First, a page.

When we chase what is fleeting, we run ourselves straight into the grave. Dying to our flesh means giving Jesus the insecurities that plague our hearts, in exchange for a peace that surpasses all understanding. The life of a Christian is not supposed to be easy. In fact, fully trusting in the Lord means answering His call to do things that terrify us – to slay Goliaths that seem too big. Putting ourselves at odds with the world is the only way we can align with Jesus. It is okay to desire stability and success, but at the end of the day, we must be willing to forsake both of those things, and everything else, for Him. Jesus will give us more than we bargain for, but only because His everlasting peace is more than we could ever deserve.

Jesus will give us more than we bargain for, but only because His everlasting peace is more than we could ever deserve.
I can know all of the right answers and say all of the right things, but until I chase the riches of His shalom alone, I will never experience ultimate fulfillment.
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MYTH 02

I am too broken to be at peace with myself.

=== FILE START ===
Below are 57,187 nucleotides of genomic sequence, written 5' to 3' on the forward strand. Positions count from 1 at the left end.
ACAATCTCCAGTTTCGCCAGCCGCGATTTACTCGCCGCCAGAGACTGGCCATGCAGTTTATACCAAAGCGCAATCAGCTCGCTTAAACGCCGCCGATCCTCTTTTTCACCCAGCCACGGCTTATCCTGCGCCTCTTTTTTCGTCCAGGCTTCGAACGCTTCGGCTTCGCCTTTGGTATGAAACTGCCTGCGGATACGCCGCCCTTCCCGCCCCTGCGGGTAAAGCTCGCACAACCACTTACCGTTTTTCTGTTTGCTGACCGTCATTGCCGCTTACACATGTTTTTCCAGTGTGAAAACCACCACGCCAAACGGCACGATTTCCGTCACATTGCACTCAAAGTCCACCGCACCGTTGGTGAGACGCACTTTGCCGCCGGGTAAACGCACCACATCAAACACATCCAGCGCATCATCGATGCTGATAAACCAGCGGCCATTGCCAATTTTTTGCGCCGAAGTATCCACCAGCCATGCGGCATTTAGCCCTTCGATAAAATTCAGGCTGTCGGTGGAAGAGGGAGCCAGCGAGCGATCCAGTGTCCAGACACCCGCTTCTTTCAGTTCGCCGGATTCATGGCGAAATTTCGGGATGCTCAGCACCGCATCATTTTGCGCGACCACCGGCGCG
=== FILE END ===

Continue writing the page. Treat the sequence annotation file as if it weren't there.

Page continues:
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by Anson Chan

Washed

Alia Joy

Alia Joy is an author who believes the darkness is illuminated when we grasp each other's hand & walk into the night together. She writes poignantly about her life with bipolar disorder as well as grief, faith, marriage, poverty, race, embodiment, and keeping fluent in the language of hope. Her first solo book is Glorious Weakness: Discovering God In All We Lack. Sushi is her love language and she balances her cynical idealism with humor and awkward pauses. She lives in Central Oregon with her husband, her tiny Asian mother, her three kids, a dog, a bunny, and a bunch of chickens.

On the third day, I ask for help. I’ve made it to the bathroom chanting “I think I can, I think I can” in my mind. My lungs are a locomotive, huffing and puffing, burning like ignited coal as I hobble down the hall. I take a break at the bathroom counter, leaning forward to catch a breath I can’t remember having. My reflection mocks me, my skin is sallow, my hair matted, my chest heaving. I look as terrible as I feel.